In Pil, Levene developed a new way of playing the guitar. His guitars were jagged and ragged, played on metallic guitars. In essence, he invented the post-punk style of guitar, and his disciples could be heard across the gamut of the genre from Sisters of Mercy to U2. I once read an interview with Peter Hook of New Order, who himself initiated a style of bass playing that became the norm of the post-punk scene, jokingly suggest he should sue all the bassists who copied him and got rich. Levene could do the same.
‘Annalisa,’ the next track was arresting. It was about a young German girl, said to be possessed, left to starve to death by her parents. This is perhaps the heaviest song on the album, centred around Wobble’s bass and Walker’s pounding drums. Levene’s guitar work here is particularly clear, less reliant on the flanger. And the lyrics. Jesus.
Think I’m proud to be your enemy
Take your hands off of me
You’re worse than the thing that possessed me
They way they were
The way they should have been
AnnalisaAnnalisa was 15 years
Stole her soul
But I hear no tears
Ever been alone
And heard the voice
Not your own
I’ve seen those fears
AnnalisaSomehow you used ignorance for sense
Melodrama in your eyes
All concern rests with the dead
AnnalisaAnnalisa had no escape
Starved to death in a waiting room
Cheap concern and rosary beads
Did not solve screaming needs
Finally, at the start of Side 2, after I flipped the vinyl over the song that had caught my attention on Much: ‘Public Image.’ Even now, 32 years after I first heard it, 42 years since it was recorded, this song is still arresting for me, it remains, as far as I’m concerned, one of the greatest songs ever written. It is also a massive middle finger to the image of Johnny Rotten and the construction of Lydon’s alter ego in the media:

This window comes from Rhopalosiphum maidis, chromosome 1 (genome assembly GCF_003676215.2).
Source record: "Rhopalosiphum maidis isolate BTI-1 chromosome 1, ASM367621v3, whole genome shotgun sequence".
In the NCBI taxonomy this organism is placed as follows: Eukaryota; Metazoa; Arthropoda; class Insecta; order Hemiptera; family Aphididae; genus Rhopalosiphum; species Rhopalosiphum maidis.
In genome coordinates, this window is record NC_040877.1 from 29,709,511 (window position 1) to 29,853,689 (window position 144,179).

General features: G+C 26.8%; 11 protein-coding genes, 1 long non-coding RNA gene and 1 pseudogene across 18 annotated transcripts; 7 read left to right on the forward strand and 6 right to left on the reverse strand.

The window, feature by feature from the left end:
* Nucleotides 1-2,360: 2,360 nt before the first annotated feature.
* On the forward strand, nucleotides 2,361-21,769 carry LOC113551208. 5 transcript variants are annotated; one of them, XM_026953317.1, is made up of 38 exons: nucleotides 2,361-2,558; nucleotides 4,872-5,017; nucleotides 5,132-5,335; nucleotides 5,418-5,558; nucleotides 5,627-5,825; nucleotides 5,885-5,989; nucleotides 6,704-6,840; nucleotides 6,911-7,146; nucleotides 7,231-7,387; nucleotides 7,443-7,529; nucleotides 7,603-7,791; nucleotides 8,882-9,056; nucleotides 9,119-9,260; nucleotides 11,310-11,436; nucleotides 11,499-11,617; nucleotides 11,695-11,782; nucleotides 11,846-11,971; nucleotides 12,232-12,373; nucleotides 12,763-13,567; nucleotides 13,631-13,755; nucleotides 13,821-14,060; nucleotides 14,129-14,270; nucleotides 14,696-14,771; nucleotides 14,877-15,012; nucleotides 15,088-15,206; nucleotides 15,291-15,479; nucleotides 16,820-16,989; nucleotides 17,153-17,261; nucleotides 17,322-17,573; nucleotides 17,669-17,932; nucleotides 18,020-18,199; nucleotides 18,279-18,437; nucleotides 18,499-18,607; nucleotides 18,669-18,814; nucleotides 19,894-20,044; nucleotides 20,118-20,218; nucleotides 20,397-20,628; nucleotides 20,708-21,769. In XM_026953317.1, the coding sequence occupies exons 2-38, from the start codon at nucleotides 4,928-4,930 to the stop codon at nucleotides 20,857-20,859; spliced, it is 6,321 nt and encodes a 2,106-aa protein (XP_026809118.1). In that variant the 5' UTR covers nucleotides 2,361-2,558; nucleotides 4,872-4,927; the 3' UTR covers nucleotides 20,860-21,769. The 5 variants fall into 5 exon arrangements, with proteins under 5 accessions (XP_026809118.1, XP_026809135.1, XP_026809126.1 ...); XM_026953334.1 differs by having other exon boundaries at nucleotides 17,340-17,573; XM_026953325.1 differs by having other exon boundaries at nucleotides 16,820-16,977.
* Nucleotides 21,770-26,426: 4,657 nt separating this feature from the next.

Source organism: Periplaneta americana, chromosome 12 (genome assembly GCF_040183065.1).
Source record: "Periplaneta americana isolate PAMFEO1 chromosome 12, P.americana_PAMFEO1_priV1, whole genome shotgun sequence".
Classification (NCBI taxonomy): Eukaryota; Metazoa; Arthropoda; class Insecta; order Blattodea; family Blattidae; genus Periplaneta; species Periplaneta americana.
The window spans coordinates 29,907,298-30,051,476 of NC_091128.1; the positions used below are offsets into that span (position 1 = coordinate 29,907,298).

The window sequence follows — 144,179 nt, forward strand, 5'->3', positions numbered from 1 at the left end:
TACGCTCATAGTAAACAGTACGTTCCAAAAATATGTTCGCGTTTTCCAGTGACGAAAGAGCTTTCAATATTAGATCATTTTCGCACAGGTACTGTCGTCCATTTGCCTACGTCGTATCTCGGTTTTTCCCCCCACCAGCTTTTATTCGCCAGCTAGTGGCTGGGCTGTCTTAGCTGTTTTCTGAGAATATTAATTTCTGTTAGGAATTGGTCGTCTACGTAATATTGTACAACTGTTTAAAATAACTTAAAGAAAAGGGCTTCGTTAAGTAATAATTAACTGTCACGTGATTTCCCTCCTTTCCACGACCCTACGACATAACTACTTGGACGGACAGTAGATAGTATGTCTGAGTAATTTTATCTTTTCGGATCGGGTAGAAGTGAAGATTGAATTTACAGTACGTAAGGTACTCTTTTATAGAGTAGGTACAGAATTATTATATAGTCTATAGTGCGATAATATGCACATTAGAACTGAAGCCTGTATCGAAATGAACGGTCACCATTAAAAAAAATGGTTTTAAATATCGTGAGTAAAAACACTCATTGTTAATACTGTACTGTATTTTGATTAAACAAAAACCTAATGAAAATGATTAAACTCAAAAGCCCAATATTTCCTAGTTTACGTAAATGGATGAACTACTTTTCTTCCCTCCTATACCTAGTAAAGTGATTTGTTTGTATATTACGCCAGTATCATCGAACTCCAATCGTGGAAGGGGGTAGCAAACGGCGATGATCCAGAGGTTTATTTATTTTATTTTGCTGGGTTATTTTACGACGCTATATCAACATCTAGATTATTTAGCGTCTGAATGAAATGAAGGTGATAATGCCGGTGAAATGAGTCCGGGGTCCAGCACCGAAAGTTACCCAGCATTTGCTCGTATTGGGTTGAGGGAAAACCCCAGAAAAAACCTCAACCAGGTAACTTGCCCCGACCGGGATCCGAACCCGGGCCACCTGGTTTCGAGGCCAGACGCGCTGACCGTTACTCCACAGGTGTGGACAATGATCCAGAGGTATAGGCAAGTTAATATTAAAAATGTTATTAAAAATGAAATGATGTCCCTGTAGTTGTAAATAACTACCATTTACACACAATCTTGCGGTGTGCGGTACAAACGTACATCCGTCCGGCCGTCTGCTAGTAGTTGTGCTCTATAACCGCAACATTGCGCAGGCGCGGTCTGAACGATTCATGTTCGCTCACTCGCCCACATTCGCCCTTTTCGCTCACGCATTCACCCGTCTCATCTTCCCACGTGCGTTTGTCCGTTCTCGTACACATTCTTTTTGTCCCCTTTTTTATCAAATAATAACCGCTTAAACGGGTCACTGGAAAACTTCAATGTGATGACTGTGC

Hello. Hello. Hello. Hello. Hello. Hello.
Ha, Ha, Ha, Ha, Ha.
You never listen to word that I said
You only seen me
For the clothes that I wear
Or did the interest go so much deeper
It must have been
The colour of my hair.Public image.
What you wanted was never made clear
Behind the image was ignorance and fear
You hide behind his public machine
Still follow the same old scheme.Public image.
Two sides to every story
Somebody had to stop me
I’m not the same as when I began
I will not be treated as property.Public image.
Two sides to every story
Somebody had to stop me
I’m not the same as when I began
It’s not a game of Monopoly.Public image.
Public image you got what you wanted
The Public Image belongs to me
It’s my entrance
My own creation
My grand finale
My goodbyePublic image.
The track rides Wobble’s bass, which begins the song, before Walker’s drums come in, and Lydon is looking around to see if anyone is listening, ‘Hello, hello…’ And then Levene’s guitars just shred. This is the only radio friendly track on the album, and the first song recorded, in the summer of 1978 at Advision Studious, London, with John Leckie engineering, though overdubs were added at Wessex Studios. Lydon’s vocals are notable here, slightly alienated from the music and delivered through a dub-style Space Echo. This track was also notable because it was Wobble’s show musically.